Cystic echinococcosis (CE) is endemic in Sardinia and constitutes a serious public health concern due to high prevalence in livestock and humans. Despite sustained efforts, control of the disease had been unsuccessful in the region. Problematic carcass disposal due to soaring incineration costs and free access of dogs to infected carrion are dominant factors, fueling endemicity among other. As sole obligate scavenger, griffon vultures (Gyps fulvus) are uniquely specialized to eliminate carcasses swiftly and efficiently, saving on unnecessary environmental and economic costs for carrion disposal. However, following drastic population declines across Europe, griffon vultures practically went extinct in Italy. A conservation expansion program in Sardinia successfully reinforced the last remaining Italian vulture population by mitigating the main threats to its survival; food shortage. Through the establishment of supplementary feeding stations, permanent supply of livestock cadavers was provided. In this research, the management and conservation implications on the controlled disposal of carcass disposal through vulture feeding stations on the control of CE in Sardinia were assessed. During the course of the project, vultures scavenged a total of 81,361 kg of biomass, saving €90,041 in incineration costs and € 1,054 in CO2 emission. Through extrapolation of these results, a total of 5,304 kg of suspected CE infected sheep carcasses (65.3%) was calculated to have been disposed by griffons, considerably reducing the CE risk and burden in Sardinia. A quantification of the amount of biomass that could be eliminated by griffon in a succeeding conservation project was also made. These calculations implied that 162,722 kg of biomass, including 10,608 kg of infected biomass from sheep, would be consumed over a period of 5 years, further lowering the CE burden in Sardinia. Our results, driven under one health approach, emphasize the crucial and direct role of griffons in breaking the lifecycle of CE as well as their indirect role in rendering multiple ecosystem and economic services through the elimination of carcasses. Please view a video Abstract here: Https://youtu.be/Tm820nPq5KE.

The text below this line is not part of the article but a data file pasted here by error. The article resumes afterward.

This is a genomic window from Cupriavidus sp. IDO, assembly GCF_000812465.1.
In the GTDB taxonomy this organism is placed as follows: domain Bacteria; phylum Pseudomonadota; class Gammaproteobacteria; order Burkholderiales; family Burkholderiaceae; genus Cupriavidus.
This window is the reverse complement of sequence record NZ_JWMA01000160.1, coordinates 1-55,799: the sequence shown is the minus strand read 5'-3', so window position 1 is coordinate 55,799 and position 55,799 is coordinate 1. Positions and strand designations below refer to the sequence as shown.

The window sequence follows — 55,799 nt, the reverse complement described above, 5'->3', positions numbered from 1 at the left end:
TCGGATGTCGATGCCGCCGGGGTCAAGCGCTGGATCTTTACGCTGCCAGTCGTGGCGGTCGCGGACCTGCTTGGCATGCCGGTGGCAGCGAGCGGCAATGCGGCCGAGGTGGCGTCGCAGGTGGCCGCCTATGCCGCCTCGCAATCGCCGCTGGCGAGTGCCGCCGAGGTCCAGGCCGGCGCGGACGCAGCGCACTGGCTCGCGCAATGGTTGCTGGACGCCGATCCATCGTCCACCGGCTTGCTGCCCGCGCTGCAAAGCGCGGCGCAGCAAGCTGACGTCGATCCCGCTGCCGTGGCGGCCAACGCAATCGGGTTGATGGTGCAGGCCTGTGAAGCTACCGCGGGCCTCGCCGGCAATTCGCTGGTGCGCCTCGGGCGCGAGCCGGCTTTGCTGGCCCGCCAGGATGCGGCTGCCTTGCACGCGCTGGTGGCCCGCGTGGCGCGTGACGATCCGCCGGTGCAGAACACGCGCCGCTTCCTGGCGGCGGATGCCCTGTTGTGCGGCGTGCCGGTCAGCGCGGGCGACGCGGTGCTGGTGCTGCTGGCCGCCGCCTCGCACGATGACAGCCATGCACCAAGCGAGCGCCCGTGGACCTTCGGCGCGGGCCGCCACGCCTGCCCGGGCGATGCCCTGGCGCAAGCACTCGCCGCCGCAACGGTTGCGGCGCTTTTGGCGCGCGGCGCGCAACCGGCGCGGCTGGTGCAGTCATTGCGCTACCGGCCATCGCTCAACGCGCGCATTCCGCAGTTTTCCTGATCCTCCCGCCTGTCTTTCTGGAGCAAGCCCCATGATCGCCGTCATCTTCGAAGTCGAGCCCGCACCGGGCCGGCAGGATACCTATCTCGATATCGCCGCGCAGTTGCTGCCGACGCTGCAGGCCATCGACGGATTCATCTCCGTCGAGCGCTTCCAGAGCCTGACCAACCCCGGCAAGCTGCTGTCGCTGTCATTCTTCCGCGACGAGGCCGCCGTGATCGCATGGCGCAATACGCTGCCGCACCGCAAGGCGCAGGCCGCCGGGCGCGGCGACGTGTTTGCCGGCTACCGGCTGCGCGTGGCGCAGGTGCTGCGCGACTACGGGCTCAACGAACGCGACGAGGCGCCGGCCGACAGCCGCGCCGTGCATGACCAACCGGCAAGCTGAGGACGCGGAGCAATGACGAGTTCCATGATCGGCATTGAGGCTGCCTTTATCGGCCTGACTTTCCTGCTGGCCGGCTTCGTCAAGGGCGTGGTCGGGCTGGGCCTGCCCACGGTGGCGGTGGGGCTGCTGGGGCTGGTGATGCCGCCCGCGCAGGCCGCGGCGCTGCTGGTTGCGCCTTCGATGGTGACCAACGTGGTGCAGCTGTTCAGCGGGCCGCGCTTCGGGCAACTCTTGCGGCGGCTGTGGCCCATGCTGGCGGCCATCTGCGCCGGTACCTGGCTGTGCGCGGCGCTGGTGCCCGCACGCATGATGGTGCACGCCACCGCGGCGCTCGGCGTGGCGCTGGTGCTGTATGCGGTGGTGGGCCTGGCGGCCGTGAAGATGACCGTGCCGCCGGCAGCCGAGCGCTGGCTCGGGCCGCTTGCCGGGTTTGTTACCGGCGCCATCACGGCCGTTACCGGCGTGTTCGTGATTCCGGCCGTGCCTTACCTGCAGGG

Help from the sky: Can vultures contribute to cystic echinococcosis control in endemic areas? / Berlinguer, F.; Ahmed, F.; Tamponi, C.; Carta, S.; Scala, A.; Cappai, M. G.; Varcasia, A.. - In: PLOS NEGLECTED TROPICAL DISEASES. - ISSN 1935-2727. - 15:7(2021), p. e0009615. [10.1371/journal.pntd.0009615]